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  • Author
    Alan Li
  • PI

    Dr. Nicholas Bernthal

  • Co-Author

    Zeinab Mamouei PhD, Christopher Hart MD, Christopher Hamad MD,Jeremiah Taylor, Amr Turkmani, Micah Ralston

  • Title

    Candida albicans Enhances the Proliferation and Virulence of Staphylococcus aureus in Implant-Associated Infections.

  • Program

    CTSI TL1 Summer Program

  • Other Program (if not listed above)

  • Abstract


    Polymicrobial implant-associated infections are becoming increasingly common and lead to greater morbidity and worse clinical outcomes compared to monomicrobial infections. However, the reasons underlying this difference are poorly understood, including what type of synergistic interactions exist between the most common bacterial and fungal pathogens Staphylococcus aureus (SA) and Candida albicans (CA). To address this gap, We investigated how co-infection of SA and CA influences the in-vitro growth of these microorganisms on stainless steel implants and the in-vivo growth in a murine model of spinal implant infection.


    SA and CA were incubated on stainless steel pins for 1h. The pins were subsequently transferred onto fresh RPMI media and incubated for 1h, 3h, 6h and 24h. The pins were homogenized to detach biofilm and Colony forming unit (CFU) counting was performed using the IVIS (PerkinElmer, Waltham, MA). Minimum inhibitory concentration (MIC) testing for vancomycin was performed in a 96-well plate on SA alone and SA+CA, with and without antifungal amphotericin B (AMB).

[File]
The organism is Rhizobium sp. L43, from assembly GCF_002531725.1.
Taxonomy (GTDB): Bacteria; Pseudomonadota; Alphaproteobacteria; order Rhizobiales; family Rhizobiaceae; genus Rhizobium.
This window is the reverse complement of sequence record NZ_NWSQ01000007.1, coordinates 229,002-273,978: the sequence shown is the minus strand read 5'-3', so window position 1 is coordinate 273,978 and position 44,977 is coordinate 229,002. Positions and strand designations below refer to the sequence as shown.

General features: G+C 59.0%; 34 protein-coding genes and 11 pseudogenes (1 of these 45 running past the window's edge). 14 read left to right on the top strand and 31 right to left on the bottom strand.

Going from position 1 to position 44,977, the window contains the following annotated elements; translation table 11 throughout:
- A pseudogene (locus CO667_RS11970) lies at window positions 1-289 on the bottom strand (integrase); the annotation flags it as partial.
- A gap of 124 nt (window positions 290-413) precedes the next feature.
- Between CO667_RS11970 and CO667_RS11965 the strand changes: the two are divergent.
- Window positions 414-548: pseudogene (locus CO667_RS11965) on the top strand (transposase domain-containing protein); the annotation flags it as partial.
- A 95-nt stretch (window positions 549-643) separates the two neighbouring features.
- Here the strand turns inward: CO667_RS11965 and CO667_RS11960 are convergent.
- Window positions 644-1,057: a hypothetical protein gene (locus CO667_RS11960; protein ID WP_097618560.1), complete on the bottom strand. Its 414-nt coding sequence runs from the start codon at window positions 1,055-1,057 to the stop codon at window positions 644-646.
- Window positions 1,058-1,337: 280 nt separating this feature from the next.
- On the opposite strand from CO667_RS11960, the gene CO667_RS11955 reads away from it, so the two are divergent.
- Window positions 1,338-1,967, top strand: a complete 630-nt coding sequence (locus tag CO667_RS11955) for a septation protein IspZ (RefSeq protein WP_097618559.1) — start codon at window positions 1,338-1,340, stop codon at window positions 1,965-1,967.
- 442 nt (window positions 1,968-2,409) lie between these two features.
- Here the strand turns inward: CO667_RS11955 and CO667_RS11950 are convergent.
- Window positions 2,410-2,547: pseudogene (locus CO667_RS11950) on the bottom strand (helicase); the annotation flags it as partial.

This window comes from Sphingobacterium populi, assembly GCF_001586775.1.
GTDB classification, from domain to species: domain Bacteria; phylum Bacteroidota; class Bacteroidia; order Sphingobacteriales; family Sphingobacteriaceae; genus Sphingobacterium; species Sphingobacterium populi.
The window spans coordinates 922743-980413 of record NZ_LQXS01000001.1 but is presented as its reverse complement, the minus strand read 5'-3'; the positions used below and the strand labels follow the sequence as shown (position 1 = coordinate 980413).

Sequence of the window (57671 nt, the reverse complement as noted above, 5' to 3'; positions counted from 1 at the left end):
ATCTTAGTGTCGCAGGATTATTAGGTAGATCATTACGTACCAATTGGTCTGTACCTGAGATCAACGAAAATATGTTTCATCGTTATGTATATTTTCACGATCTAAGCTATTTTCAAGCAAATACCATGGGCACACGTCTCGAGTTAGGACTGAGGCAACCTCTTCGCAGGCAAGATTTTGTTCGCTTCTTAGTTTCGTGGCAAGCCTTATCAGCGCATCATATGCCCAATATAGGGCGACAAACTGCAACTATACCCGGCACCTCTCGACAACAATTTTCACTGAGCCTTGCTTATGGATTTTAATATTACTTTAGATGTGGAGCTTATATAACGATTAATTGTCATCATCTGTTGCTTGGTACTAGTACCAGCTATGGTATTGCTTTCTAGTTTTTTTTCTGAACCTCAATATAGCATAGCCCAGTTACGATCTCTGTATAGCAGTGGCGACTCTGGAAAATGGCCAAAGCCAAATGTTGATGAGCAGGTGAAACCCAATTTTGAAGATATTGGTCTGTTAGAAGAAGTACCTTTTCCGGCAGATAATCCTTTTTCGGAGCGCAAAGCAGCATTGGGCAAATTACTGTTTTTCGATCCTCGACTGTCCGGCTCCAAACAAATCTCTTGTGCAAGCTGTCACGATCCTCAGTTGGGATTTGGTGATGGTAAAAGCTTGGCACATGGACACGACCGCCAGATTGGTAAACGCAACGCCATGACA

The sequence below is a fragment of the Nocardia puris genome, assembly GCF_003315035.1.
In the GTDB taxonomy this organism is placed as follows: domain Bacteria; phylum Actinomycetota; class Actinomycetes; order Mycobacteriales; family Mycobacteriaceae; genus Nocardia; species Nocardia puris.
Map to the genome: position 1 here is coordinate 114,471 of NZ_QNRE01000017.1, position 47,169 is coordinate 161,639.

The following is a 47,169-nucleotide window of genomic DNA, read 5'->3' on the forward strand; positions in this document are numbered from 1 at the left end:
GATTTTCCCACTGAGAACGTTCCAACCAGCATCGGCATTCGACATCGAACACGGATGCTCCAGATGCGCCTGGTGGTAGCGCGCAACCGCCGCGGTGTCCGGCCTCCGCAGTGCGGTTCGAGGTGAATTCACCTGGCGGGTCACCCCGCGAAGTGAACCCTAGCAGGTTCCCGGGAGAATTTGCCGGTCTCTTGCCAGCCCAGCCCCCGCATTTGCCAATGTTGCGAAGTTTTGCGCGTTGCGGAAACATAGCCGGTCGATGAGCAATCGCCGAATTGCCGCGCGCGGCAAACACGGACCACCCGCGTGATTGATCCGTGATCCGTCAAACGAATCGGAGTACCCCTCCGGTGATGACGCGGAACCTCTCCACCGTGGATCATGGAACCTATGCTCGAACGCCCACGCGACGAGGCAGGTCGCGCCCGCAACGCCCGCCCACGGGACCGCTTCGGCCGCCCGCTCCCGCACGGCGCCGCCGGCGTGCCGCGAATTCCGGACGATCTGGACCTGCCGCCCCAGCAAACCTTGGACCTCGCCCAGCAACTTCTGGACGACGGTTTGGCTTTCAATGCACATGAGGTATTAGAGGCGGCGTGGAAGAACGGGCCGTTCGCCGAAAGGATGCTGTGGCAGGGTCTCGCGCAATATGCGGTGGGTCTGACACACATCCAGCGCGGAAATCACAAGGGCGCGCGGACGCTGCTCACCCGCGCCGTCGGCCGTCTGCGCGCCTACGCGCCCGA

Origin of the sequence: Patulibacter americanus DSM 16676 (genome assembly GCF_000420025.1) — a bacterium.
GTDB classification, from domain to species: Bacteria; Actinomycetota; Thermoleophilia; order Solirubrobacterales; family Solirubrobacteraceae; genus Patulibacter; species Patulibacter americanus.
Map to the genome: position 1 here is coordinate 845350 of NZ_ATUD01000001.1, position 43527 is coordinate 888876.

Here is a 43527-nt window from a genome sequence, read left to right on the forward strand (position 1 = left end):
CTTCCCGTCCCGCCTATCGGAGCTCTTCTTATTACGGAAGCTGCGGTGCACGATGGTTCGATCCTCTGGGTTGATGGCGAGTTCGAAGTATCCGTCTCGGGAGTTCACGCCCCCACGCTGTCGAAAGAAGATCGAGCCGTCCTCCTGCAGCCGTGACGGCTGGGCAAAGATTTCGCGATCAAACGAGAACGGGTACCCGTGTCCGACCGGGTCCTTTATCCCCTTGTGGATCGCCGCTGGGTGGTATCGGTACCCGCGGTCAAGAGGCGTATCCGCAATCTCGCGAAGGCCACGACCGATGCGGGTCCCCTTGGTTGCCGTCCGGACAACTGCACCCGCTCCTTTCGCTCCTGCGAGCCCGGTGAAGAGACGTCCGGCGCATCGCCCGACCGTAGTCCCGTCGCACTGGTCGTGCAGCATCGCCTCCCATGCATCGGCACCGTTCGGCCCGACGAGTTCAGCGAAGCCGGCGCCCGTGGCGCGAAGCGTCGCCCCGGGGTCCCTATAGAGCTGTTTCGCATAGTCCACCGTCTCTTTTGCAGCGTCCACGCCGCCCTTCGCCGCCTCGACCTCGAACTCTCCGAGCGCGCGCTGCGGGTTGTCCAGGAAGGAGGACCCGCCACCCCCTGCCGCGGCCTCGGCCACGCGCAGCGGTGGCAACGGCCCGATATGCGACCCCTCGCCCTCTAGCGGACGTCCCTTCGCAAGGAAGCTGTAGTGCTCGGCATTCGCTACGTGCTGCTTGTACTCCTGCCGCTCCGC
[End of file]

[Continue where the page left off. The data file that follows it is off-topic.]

An in vivo mouse model of spinal implant infection was used to investigate the level of the microbial burden associated with monomicrobial versus polymicrobial infection. A bioluminescent MRSA strain of SA, AH4775, and a bioluminescent strain of CA, CEC749 were used in this study. Eight-week-old C57BL/6 mice underwent survival surgery in which a surgical-grade 0.1 mm diameter L-shaped stainless-steel implant was press-fit into the L4 spinous process. An inoculum of 1×103 CFUs of SA alone, CA alone, SA + CA, or sterile saline (sterile control) were inoculated directly onto the implant. There were 5 mice in each SA, CA, and SA+CA groups and 2 mice in the sterile control group. Bacterial and fungal burdens were measured by longitudinal tracking of the bioluminescence on POD 0, 1, 3, 5, 7, 10, 12, 14 using the IVIS (PerkinElmer, Waltham, MA).


    Incubation of SA alone and SA + CA on stainless steel pins show significantly higher SA CFU in the co-infection group. Minimum inhibitory concentration (MIC) assay shows reduction in SA vancomycin susceptibility when co-infected with CA. The SA bacterial burden in the SA+CA group significantly increased after POD10 compared to the SA group (Figure 1-A).


    SA infection significantly increased in the presence of CA in both in-vitro and in-vivo models. Moreover, the susceptibility of SA to vancomycin was decreased in the presence of CA.

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